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What Is Depression?

Monday, March 16, 2015 - 12:31 pm
What Is Depression?

What Is Depression?

We’ve all felt “sad” or “blue” at one time or another. Rare bouts of depression that last only a few days are usually not a problem for most people.  But, clinical depression – the type that people seek help for - is a different story.  Major depressive episodes are the hallmark features of this type of depression.  These episodes are characterized by extreme symptoms that interfere with daily functioning.

What Are the Symptoms of Depression?

Clinical depression, or a major depressive episode, can include any of the following symptoms:

  • feeling sad most of the time

  • feeling tired or having low energy most of the day

  • loss of interest in activities once enjoyed

  • changes in appetite, weight loss or weight gain

  • trouble concentrating

  • difficulty sleeping

  • feeling worthless

  • feeling helpless or hopeless

  • feeling anxious or agitated

  • unexplained headaches, stomach problems or muscular/skeletal pain

  • thoughts of death or suicide

Treatment for Depression

Depression is a treatable disorder.  Studies show that medications and/or psychotherapy (talk therapy) are effective for most individuals.  But, before treatment begins, other medical causes for your symptoms should be ruled out.

As the name implies, antidepressants are used for the treatment of depression.  It is believed that the brain contains several hundred different types of chemical messengers that act as communication agents between different brain cells. These neurotransmitters are important in modulating a variety of body functions and feelings, including our mood.  Antidepressants are believed to affect certain chemical messengers in the brain, resulting in less depression.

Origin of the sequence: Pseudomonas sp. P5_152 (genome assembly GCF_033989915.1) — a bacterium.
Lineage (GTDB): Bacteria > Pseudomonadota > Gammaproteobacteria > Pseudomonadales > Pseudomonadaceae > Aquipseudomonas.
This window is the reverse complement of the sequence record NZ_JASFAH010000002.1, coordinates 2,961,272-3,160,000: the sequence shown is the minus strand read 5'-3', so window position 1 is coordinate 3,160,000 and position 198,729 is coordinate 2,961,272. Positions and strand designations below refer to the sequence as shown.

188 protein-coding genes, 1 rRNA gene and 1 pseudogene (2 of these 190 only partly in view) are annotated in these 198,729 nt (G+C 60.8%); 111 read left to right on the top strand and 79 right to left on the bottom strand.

Cognitive-behavioral therapy (CBT) is one form of psychotherapy that has been shown to be successful in treating major depression.  CBT combines the fundamental concepts of behavioral therapy and cognitive therapy.  The term “cognitive” refers to our thought process and reflects what we think, believe and perceive.  Put together, CBT focuses on our behaviors and thoughts and how they are contributing to our current symptoms and difficulties.

Depression is a serious illness.  If you are experiencing the signs and symptoms of a major depressive episode, it is important to see your doctor as soon as possible.  Thoughts of suicide are a medical emergency.  If you or someone you know is suicidal, talk to someone right away. You can call 911, go to your nearest emergency room, or call the following suicide prevention lines:  1-800-SUICIDE (1-800-784-2433) or 1-800-273-TALK (1-800-273-8255).

Please contact Sheryl Ankrom, LCPC, at 1-800-461-9533, Ext. 16 to learn more about effective treatment options for depression.